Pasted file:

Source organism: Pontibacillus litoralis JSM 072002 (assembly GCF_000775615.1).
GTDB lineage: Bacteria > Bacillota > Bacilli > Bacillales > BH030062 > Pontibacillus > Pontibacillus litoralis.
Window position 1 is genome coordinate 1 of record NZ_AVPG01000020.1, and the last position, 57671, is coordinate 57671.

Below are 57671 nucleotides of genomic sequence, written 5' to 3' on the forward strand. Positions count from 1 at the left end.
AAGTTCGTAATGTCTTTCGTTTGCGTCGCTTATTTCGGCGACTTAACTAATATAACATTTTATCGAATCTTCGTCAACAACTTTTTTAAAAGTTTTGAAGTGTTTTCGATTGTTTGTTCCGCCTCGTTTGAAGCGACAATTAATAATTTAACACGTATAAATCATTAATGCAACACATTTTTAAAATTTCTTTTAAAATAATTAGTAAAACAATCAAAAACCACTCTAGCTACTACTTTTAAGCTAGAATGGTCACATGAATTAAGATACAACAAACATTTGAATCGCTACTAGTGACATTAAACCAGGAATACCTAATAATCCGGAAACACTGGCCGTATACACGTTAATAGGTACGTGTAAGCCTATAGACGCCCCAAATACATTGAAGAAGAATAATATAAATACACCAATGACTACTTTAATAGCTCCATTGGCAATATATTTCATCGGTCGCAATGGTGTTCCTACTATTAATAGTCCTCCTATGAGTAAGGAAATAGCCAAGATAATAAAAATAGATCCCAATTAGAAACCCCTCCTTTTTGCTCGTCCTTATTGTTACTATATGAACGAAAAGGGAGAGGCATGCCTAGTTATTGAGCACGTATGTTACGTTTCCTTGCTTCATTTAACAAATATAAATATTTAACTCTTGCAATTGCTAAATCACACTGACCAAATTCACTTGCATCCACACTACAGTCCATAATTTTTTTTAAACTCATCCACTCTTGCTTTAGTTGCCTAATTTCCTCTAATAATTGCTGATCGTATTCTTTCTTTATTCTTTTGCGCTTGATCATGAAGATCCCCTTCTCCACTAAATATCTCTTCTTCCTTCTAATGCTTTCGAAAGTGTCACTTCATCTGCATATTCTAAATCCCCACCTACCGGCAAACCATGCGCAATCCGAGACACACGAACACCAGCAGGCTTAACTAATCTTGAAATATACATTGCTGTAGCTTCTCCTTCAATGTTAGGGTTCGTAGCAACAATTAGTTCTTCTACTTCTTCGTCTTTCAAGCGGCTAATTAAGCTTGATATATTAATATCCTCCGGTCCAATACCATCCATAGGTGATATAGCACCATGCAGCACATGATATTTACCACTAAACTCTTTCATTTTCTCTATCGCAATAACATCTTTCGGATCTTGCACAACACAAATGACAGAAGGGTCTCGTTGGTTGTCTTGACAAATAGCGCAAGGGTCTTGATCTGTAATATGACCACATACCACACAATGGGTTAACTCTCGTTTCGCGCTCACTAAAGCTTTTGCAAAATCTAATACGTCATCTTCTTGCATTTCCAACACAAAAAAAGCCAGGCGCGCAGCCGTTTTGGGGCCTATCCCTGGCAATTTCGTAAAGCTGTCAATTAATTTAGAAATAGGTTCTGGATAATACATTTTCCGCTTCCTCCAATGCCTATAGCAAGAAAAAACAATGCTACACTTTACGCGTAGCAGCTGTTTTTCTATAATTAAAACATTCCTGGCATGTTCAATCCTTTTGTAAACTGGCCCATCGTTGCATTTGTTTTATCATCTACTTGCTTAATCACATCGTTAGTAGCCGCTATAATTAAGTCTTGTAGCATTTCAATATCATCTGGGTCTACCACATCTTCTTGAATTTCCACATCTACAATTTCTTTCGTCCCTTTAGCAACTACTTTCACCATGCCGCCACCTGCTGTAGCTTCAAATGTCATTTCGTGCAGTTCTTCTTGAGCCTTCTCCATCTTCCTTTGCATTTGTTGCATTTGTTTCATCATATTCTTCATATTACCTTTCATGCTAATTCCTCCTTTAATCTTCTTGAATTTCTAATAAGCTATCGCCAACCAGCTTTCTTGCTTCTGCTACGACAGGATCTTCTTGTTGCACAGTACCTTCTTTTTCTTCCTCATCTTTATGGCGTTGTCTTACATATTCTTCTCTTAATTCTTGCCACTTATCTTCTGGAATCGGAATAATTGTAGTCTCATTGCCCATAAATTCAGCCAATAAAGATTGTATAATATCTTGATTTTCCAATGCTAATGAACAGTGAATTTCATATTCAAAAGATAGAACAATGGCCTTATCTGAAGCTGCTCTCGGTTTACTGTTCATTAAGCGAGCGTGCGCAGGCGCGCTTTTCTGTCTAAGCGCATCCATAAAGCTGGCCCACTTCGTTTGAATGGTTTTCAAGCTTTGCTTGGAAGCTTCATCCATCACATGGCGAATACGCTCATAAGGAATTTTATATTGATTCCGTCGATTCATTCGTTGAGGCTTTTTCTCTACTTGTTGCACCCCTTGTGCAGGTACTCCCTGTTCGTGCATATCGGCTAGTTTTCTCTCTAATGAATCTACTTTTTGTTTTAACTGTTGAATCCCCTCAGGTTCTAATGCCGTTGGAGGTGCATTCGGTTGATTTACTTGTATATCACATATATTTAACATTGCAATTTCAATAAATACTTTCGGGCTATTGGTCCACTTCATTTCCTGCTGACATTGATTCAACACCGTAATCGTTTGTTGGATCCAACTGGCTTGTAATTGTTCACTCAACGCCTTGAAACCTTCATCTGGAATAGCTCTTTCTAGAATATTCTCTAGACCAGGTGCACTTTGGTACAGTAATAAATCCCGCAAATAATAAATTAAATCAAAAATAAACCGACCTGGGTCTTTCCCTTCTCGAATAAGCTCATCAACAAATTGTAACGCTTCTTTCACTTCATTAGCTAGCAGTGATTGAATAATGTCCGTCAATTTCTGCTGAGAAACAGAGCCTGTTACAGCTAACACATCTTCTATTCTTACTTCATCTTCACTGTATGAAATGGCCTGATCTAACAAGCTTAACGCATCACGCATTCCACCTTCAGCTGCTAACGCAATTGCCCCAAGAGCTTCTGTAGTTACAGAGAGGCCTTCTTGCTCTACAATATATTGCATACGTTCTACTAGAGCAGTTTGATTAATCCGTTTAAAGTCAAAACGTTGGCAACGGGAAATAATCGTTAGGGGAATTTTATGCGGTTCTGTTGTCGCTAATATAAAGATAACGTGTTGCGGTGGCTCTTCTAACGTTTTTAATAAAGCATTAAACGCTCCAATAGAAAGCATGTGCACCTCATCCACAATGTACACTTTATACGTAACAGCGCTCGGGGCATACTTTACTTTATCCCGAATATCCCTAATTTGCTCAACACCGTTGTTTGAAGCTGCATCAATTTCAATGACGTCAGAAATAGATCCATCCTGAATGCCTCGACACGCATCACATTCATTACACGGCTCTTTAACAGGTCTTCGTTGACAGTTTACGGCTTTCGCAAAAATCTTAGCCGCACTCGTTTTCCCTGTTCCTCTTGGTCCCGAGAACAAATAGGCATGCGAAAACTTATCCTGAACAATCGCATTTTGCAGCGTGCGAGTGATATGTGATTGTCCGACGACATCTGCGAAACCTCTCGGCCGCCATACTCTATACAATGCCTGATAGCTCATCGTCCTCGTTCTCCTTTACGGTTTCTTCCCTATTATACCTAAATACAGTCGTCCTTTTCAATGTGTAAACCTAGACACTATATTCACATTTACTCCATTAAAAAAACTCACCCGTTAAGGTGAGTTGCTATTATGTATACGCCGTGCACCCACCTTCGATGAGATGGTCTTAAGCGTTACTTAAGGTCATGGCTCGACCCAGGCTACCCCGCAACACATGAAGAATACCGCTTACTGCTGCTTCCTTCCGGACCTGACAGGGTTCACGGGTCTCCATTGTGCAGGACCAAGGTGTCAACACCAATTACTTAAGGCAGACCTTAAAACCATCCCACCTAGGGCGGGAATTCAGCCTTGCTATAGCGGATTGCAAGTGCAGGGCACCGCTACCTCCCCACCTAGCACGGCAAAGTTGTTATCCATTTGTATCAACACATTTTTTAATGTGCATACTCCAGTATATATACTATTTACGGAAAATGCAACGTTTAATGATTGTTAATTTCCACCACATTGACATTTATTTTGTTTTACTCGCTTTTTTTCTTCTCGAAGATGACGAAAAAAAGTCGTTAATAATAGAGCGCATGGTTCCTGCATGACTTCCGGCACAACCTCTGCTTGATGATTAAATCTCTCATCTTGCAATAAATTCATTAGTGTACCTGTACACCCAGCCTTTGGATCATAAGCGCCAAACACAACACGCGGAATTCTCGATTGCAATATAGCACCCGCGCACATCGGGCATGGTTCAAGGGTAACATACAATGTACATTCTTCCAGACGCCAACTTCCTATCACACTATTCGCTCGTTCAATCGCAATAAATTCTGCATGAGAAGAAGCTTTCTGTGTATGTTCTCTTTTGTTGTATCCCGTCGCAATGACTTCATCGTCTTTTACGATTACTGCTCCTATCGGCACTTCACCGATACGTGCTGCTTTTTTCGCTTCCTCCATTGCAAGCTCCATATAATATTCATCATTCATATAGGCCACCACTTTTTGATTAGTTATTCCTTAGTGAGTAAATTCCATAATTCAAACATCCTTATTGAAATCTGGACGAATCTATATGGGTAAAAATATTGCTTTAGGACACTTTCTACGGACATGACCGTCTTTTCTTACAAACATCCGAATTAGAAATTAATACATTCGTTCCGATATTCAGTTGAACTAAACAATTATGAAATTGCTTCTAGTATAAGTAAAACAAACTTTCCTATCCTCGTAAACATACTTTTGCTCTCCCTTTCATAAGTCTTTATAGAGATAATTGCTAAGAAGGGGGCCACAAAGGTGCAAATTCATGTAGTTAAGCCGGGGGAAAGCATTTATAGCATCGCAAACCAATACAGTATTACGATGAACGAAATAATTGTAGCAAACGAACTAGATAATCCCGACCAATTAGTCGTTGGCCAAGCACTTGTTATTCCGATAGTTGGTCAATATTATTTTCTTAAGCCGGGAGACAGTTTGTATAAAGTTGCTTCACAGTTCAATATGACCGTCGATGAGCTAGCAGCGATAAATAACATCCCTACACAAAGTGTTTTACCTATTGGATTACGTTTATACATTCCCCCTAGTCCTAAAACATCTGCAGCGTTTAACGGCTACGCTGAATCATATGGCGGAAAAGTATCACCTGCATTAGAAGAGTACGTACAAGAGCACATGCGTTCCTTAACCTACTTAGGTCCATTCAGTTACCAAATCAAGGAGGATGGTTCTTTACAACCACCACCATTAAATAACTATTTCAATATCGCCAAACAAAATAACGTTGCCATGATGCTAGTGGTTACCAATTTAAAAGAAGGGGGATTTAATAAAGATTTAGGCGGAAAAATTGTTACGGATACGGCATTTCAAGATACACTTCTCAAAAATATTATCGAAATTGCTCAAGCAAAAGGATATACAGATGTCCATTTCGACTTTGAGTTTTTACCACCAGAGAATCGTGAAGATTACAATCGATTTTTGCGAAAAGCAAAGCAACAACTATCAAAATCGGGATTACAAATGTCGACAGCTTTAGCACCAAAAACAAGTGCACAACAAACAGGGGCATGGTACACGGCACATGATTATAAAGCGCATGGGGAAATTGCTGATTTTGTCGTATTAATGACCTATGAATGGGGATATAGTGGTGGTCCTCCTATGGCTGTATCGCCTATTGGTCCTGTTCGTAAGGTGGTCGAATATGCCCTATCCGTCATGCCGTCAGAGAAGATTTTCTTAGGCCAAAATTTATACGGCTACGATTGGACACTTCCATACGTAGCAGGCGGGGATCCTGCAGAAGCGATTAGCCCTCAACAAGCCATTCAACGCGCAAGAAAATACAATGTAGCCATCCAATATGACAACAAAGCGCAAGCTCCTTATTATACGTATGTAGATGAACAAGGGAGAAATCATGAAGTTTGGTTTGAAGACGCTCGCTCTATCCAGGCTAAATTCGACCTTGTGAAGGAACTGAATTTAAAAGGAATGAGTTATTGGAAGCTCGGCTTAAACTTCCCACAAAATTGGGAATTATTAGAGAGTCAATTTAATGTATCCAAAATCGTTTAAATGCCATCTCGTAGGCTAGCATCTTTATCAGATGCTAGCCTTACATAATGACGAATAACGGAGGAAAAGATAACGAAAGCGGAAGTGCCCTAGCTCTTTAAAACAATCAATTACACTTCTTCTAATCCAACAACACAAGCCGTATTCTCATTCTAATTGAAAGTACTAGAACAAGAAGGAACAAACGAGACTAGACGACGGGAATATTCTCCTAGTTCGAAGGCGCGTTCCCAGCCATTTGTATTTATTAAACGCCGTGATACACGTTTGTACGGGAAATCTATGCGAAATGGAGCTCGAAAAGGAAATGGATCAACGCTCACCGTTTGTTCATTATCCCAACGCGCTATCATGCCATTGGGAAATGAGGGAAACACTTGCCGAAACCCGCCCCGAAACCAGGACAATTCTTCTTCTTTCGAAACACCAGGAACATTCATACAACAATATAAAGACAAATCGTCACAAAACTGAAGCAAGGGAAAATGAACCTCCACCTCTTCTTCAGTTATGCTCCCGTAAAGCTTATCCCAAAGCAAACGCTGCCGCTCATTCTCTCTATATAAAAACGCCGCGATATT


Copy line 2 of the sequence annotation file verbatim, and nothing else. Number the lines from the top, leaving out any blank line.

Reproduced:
GTDB lineage: Bacteria > Bacillota > Bacilli > Bacillales > BH030062 > Pontibacillus > Pontibacillus litoralis.